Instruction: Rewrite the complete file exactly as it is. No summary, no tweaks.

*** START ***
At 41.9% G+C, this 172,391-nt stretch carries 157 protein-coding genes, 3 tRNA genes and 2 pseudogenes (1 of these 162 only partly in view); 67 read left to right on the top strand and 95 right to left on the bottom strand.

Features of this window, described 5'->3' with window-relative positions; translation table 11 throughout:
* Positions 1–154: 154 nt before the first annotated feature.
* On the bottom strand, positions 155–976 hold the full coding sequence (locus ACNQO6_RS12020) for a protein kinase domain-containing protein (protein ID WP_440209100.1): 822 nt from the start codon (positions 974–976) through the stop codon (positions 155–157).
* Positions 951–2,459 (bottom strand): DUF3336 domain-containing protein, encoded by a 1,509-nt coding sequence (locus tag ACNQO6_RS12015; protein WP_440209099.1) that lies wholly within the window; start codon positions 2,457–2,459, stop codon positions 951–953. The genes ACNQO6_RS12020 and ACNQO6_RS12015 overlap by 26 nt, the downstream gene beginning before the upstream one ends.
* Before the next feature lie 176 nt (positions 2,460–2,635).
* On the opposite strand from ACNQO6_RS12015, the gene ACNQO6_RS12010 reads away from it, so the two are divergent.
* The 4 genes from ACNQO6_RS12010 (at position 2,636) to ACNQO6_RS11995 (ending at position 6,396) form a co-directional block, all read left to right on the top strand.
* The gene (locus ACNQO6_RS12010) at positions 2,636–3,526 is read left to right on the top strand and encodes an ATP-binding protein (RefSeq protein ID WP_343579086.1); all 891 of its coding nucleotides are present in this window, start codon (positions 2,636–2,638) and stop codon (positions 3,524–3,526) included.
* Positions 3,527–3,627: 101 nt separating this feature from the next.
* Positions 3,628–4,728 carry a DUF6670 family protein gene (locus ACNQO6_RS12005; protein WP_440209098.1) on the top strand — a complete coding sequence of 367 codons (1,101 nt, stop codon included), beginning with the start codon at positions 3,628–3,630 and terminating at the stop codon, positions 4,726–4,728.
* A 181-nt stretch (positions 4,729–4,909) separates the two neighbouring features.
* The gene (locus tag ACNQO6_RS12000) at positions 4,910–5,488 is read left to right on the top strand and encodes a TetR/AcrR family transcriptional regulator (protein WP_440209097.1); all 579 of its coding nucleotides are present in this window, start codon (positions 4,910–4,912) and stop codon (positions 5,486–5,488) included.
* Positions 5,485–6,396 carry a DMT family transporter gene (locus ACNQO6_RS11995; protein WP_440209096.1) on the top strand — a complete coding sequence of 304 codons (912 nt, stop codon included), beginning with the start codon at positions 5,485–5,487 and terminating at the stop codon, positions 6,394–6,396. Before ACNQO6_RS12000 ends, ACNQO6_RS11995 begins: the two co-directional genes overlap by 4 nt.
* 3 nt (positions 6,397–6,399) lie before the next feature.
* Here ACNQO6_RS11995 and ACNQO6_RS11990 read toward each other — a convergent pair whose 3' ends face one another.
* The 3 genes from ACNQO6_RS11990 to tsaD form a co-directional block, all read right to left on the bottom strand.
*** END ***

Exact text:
At 41.9% G+C, this 172,391-nt stretch carries 157 protein-coding genes, 3 tRNA genes and 2 pseudogenes (1 of these 162 only partly in view); 67 read left to right on the top strand and 95 right to left on the bottom strand.

Features of this window, described 5'->3' with window-relative positions; translation table 11 throughout:
* Positions 1–154: 154 nt before the first annotated feature.
* On the bottom strand, positions 155–976 hold the full coding sequence (locus ACNQO6_RS12020) for a protein kinase domain-containing protein (protein ID WP_440209100.1): 822 nt from the start codon (positions 974–976) through the stop codon (positions 155–157).
* Positions 951–2,459 (bottom strand): DUF3336 domain-containing protein, encoded by a 1,509-nt coding sequence (locus tag ACNQO6_RS12015; protein WP_440209099.1) that lies wholly within the window; start codon positions 2,457–2,459, stop codon positions 951–953. The genes ACNQO6_RS12020 and ACNQO6_RS12015 overlap by 26 nt, the downstream gene beginning before the upstream one ends.
* Before the next feature lie 176 nt (positions 2,460–2,635).
* On the opposite strand from ACNQO6_RS12015, the gene ACNQO6_RS12010 reads away from it, so the two are divergent.
* The 4 genes from ACNQO6_RS12010 (at position 2,636) to ACNQO6_RS11995 (ending at position 6,396) form a co-directional block, all read left to right on the top strand.
* The gene (locus ACNQO6_RS12010) at positions 2,636–3,526 is read left to right on the top strand and encodes an ATP-binding protein (RefSeq protein ID WP_343579086.1); all 891 of its coding nucleotides are present in this window, start codon (positions 2,636–2,638) and stop codon (positions 3,524–3,526) included.
* Positions 3,527–3,627: 101 nt separating this feature from the next.
* Positions 3,628–4,728 carry a DUF6670 family protein gene (locus ACNQO6_RS12005; protein WP_440209098.1) on the top strand — a complete coding sequence of 367 codons (1,101 nt, stop codon included), beginning with the start codon at positions 3,628–3,630 and terminating at the stop codon, positions 4,726–4,728.
* A 181-nt stretch (positions 4,729–4,909) separates the two neighbouring features.
* The gene (locus tag ACNQO6_RS12000) at positions 4,910–5,488 is read left to right on the top strand and encodes a TetR/AcrR family transcriptional regulator (protein WP_440209097.1); all 579 of its coding nucleotides are present in this window, start codon (positions 4,910–4,912) and stop codon (positions 5,486–5,488) included.
* Positions 5,485–6,396 carry a DMT family transporter gene (locus ACNQO6_RS11995; protein WP_440209096.1) on the top strand — a complete coding sequence of 304 codons (912 nt, stop codon included), beginning with the start codon at positions 5,485–5,487 and terminating at the stop codon, positions 6,394–6,396. Before ACNQO6_RS12000 ends, ACNQO6_RS11995 begins: the two co-directional genes overlap by 4 nt.
* 3 nt (positions 6,397–6,399) lie before the next feature.
* Here ACNQO6_RS11995 and ACNQO6_RS11990 read toward each other — a convergent pair whose 3' ends face one another.
* The 3 genes from ACNQO6_RS11990 to tsaD form a co-directional block, all read right to left on the bottom strand.